The Train

Train, trail or tail was adapted from the robes of kings and queens in the medieval times. In those times, they believed that the longer their train, the higher was their status and the more glorious their power. In the 14th century, cotehardie became traditional wedding dress. Cotehardie had long sleeves that fit snugly to the bride’s arms, matched with the wedding dress by wearing gem-studded gold belt. Both items have transformed into today’s wedding dress that has a long train, to give an amazing theatrical effect. By the end of 1800’s wedding dress with a very long train had become a symbol of status and a fashion statement.

Train This and That

A train to a wedding dress gives a dramatic impression. The more formal the design of the dress, the longer the train will be. A wedding dress should be designed perfectly in order to be able to hold the weight of the train. There are two kinds of trains. Attached train, the one that is attached to the dress, and detached train, the one that can be taken off the dress. Detached train is an ideal compromise for the bride, especially if the train is too long and heavy.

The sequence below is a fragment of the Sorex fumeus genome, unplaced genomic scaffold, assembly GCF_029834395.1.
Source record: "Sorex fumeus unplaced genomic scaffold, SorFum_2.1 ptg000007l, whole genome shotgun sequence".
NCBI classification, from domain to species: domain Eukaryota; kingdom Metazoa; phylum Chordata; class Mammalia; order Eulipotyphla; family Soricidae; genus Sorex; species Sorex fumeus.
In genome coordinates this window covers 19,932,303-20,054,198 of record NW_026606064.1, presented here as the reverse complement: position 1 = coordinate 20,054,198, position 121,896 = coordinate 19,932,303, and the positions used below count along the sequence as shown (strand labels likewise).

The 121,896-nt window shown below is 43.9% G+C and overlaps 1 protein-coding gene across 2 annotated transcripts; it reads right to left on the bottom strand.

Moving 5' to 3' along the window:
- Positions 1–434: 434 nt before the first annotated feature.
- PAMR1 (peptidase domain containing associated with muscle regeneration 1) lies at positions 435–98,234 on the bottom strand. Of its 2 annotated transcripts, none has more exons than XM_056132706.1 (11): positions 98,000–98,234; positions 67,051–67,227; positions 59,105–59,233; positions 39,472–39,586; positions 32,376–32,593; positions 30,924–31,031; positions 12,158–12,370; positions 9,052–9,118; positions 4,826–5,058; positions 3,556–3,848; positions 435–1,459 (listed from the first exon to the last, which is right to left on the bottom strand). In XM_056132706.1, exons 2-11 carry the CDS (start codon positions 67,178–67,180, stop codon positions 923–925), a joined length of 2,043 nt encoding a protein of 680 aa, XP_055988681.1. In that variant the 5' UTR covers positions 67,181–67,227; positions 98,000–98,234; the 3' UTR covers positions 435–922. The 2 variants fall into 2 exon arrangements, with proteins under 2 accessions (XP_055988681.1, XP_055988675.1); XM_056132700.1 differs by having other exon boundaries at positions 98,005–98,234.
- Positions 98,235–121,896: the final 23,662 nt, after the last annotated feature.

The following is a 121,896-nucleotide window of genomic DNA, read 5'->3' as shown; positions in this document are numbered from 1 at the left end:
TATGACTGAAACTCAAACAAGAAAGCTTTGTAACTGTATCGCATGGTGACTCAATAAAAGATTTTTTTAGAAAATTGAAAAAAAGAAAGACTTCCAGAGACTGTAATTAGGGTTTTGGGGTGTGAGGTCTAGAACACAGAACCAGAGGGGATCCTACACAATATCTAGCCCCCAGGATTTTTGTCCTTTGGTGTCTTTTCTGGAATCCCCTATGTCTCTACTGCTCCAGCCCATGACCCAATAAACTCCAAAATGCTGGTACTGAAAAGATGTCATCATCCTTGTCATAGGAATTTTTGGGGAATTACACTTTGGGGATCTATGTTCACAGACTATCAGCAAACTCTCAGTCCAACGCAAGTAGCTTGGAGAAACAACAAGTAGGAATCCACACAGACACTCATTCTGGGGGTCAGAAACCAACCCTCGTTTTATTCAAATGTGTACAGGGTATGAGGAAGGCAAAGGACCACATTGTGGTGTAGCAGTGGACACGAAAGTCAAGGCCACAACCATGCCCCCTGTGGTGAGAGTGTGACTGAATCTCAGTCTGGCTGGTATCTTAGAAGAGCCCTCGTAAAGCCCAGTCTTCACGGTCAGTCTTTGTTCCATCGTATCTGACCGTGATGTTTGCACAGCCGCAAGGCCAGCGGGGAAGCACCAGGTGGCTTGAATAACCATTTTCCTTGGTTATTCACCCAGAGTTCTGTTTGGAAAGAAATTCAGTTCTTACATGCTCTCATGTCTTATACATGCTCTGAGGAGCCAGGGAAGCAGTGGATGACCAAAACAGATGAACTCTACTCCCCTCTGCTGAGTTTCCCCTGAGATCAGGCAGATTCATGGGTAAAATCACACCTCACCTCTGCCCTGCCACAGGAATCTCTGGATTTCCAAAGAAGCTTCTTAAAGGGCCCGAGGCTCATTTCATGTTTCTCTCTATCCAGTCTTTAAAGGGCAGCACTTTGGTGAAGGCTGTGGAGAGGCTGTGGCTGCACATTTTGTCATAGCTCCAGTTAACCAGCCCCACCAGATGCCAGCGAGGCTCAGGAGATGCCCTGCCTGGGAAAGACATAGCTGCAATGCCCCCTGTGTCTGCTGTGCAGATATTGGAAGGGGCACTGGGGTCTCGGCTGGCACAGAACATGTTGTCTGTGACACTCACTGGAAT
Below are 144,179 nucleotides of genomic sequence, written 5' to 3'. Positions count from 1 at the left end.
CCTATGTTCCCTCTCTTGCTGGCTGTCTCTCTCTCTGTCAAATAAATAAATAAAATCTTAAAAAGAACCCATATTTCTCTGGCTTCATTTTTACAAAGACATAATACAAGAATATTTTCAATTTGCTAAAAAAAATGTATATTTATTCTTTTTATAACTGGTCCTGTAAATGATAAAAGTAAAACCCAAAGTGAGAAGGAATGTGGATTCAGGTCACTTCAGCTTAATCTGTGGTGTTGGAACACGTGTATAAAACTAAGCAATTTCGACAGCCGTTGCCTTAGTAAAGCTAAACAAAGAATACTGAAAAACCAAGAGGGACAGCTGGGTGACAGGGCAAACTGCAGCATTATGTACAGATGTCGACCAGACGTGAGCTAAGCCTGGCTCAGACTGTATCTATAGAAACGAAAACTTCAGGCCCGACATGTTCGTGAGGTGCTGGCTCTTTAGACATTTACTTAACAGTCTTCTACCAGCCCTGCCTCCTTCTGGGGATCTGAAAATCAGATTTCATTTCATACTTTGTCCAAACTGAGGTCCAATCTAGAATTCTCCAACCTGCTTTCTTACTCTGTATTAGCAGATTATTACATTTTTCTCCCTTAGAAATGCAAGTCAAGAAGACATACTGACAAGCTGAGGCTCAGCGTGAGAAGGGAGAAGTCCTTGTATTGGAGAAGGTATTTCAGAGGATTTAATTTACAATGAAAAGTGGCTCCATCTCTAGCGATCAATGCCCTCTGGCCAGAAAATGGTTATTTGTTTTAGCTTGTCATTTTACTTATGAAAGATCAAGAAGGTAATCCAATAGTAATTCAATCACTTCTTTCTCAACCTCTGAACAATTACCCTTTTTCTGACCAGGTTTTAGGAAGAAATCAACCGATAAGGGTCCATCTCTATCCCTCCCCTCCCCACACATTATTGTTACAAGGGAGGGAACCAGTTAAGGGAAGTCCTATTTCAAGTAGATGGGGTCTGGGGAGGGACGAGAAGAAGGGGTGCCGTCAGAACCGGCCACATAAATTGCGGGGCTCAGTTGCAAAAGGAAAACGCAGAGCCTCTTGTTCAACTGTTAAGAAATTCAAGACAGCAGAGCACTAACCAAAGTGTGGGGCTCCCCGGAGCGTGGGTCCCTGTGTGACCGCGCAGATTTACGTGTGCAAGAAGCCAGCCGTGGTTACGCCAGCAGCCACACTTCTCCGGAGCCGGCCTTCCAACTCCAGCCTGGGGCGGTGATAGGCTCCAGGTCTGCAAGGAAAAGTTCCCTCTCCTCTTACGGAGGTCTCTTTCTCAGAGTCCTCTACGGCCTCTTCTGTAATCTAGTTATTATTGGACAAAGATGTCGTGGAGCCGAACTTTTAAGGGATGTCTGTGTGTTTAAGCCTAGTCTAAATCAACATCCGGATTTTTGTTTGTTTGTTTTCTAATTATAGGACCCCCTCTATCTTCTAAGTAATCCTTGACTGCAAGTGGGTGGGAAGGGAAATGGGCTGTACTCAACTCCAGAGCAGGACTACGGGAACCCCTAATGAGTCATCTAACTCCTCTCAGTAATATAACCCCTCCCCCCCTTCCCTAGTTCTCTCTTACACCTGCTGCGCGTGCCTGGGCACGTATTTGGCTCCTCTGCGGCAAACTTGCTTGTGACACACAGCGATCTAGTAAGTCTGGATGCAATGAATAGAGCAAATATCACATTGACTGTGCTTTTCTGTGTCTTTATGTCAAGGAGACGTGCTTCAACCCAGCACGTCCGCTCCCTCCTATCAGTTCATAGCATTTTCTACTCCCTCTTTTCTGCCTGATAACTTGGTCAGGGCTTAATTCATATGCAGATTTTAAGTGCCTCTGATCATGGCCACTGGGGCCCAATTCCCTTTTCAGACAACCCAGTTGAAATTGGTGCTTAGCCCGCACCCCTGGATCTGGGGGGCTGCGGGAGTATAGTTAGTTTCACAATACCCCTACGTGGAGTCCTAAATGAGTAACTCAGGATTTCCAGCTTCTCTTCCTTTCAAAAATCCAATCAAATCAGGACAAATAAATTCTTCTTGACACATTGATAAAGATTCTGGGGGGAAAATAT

Sweep Length Train – A train that sweeps the floor gives elegant and romantic impressions. This is suitable for a party that is not too formal and for a petite bride.
Chapel Train – This kind of train gives classic and elegant impression. It is usually 1 – 1,5 meter long behind the bride’s feet. It is suitable for a formal party.
Cathedral Train – The train gives a glorious impression to the bride. It is normally 3 meter long from the bride’s waist. This kind of train can be combined with various veil designs, but the best one is the proportional one.
Royal Train – This train is worn in a very formal party. It’s length is usually 7,5 meter long from bride’s waist.


– Pay attention to the volume of the train and match it with your party’s type.
– For a lighter party, try to ask your designer for a unique train. A train with pleats could be a nice alternative.
– Remember, the train should give a flexible and ‘flying’ effect to the gown. So make sure you and your designer choose the right fabric.